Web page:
"Fear is more powerful than pain."
Jeanine has been successful in her conniving endeavors primarily because of her unsettling ability to use fear as a manipulation tactic. She works through fear and threat; very rarely does she actually physically torture those who stand in her way. This is the idea behind the simulations she uses. Dauntless, however, are brought up to fight their fears, so Tris and many of the other Dauntless are able to resist Jeanine's influence in the way that other factions—Jack Kang and Candor, for interest—cannot.
"I'll be your family now."
These words are especially important to Tris, who has lost every trace of family she ever had. Her parents are both dead, and Caleb has revealed himself to be a traitor. Though the mantra is "faction before blood," Tris has never been able to shake off her sense of loyalty and love for her family. This has made their absence even harder. She needs Tobias now more than ever, and with these words, he binds himself to her with a declaration that means more to her than anything else.
"[The factionless] are not characterized by a particular virtue. They claim all colors, all activities, all virtues, and all flaws as their own."
It is difficult for Tris to reconcile her previously held misconceptions about the factionless with how they truly live. They may not have much, but the way they are able to embrace all virtues and live happily, freely, and enjoyably in harmony with each other is what really makes them lucky. Feeding lies to the faction citizens about the factionless is one of the ways the system has controlled them for so long: if the faction citizens knew how happy the factionless actually were, then they might start to question the point of having factions in the first place.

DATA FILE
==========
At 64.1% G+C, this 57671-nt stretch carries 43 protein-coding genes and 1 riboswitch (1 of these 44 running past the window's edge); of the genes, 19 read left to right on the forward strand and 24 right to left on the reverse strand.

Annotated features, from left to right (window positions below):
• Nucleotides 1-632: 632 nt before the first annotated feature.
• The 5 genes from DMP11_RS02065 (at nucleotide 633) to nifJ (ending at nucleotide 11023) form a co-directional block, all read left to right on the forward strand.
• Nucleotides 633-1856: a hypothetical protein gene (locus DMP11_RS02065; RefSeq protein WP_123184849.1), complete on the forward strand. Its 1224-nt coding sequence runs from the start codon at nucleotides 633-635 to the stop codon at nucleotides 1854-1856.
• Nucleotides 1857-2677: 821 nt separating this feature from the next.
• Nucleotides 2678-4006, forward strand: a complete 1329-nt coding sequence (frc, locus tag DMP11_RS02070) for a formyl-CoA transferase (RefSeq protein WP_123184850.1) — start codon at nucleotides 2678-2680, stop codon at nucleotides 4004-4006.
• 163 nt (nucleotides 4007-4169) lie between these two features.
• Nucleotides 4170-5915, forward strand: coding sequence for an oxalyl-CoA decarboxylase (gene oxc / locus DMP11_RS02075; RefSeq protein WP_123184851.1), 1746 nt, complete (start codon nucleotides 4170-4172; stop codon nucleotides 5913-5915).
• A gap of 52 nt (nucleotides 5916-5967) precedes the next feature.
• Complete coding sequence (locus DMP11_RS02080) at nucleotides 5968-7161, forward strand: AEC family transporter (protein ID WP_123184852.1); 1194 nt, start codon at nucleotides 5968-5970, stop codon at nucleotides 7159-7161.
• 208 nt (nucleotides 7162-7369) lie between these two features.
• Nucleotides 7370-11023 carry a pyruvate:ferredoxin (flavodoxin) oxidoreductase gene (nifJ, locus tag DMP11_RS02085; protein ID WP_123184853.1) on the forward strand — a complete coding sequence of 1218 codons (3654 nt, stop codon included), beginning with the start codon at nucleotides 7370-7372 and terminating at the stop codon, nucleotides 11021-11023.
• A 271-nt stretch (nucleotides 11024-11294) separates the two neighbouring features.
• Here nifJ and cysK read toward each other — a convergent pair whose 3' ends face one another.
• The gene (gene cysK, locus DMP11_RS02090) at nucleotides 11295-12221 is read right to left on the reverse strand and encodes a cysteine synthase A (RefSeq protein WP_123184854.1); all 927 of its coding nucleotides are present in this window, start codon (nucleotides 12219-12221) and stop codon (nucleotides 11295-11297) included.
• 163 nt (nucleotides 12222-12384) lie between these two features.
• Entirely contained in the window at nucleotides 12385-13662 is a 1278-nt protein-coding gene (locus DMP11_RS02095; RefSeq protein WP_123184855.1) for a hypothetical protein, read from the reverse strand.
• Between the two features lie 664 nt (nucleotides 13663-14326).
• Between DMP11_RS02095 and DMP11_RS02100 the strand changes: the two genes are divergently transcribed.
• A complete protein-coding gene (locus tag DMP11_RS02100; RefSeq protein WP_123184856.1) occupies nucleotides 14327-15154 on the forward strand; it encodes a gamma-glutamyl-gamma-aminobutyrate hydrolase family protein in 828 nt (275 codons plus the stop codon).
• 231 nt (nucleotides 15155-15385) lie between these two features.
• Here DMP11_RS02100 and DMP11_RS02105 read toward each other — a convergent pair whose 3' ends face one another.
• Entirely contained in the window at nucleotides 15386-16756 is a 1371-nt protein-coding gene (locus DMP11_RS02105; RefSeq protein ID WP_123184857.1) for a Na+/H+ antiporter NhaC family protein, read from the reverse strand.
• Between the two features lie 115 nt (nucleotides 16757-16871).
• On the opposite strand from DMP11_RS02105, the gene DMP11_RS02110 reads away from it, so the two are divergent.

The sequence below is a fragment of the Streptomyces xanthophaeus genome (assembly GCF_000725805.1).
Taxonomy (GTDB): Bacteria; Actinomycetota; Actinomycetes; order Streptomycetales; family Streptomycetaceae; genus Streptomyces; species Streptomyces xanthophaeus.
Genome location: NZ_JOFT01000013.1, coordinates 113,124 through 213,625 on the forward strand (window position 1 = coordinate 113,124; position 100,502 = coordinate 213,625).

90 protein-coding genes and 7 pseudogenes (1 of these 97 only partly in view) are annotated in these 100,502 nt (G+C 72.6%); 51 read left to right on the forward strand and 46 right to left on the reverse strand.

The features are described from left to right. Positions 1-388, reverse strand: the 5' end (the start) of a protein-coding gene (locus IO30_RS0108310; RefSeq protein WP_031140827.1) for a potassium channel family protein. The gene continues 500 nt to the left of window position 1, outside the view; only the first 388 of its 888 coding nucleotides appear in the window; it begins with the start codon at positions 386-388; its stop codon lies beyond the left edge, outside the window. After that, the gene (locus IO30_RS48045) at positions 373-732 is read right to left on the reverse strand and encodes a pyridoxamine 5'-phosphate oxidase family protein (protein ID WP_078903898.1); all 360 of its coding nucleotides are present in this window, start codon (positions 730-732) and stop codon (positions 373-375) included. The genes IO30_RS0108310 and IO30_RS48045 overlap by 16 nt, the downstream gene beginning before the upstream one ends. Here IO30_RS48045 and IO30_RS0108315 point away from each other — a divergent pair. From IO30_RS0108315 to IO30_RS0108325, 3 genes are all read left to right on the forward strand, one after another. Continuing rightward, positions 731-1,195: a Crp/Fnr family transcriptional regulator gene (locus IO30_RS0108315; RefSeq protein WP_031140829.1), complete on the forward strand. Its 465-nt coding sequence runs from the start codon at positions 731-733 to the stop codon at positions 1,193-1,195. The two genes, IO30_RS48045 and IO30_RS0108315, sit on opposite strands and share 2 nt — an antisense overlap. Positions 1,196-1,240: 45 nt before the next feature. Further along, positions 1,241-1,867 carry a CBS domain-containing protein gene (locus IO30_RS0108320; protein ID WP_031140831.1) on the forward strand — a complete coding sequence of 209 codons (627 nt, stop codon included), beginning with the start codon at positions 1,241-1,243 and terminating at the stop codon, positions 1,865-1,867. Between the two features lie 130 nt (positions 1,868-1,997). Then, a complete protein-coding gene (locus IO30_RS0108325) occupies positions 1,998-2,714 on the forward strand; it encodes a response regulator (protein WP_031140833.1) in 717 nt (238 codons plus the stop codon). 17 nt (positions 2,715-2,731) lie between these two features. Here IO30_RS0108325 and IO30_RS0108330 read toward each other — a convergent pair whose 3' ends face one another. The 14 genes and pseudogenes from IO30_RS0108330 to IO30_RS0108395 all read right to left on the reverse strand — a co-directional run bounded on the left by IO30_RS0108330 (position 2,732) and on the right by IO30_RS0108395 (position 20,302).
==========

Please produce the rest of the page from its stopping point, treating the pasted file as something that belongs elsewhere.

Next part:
"We risked our lives by defecting from our faction. And we will risk them again to save our faction from itself."
Cara's words here bring new meaning to the oath of loyalty that all initiates swear to their factions. At first look, it appears that Erudite defectors are breaking this oath by leaving the faction. What Cara is about to do, though, actually shows that she is loyal to Erudite. She wants to save Erudite, to make them remember who they truly are and stop them from straying down this path of violence and oppression. Cara and the other Erudite defectors who help Tris are loyal to their faction—that is why they will attempt to save it from itself at all costs.
"My name will be Edith Prior. And there is much I am happy to forget."
This quote is obviously shocking because it reveals that this woman from outside the fence is a likely ancestor of Tris's. But it also reveals some important things about the world that existed before the factions, and the world that might still exist beyond the city limits. Edith Prior says there is much she wants to forget. She would be willing to give up her entire life, her memories, everything she has ever known to start over like this. This must mean that the destruction and chaos in the word was truly tremendous at this time, because this is a huge sacrifice to make.
Insurgent Questions and Answers
The Question and Answer section for Insurgent is a great
resource to ask questions, find answers, and discuss the novel.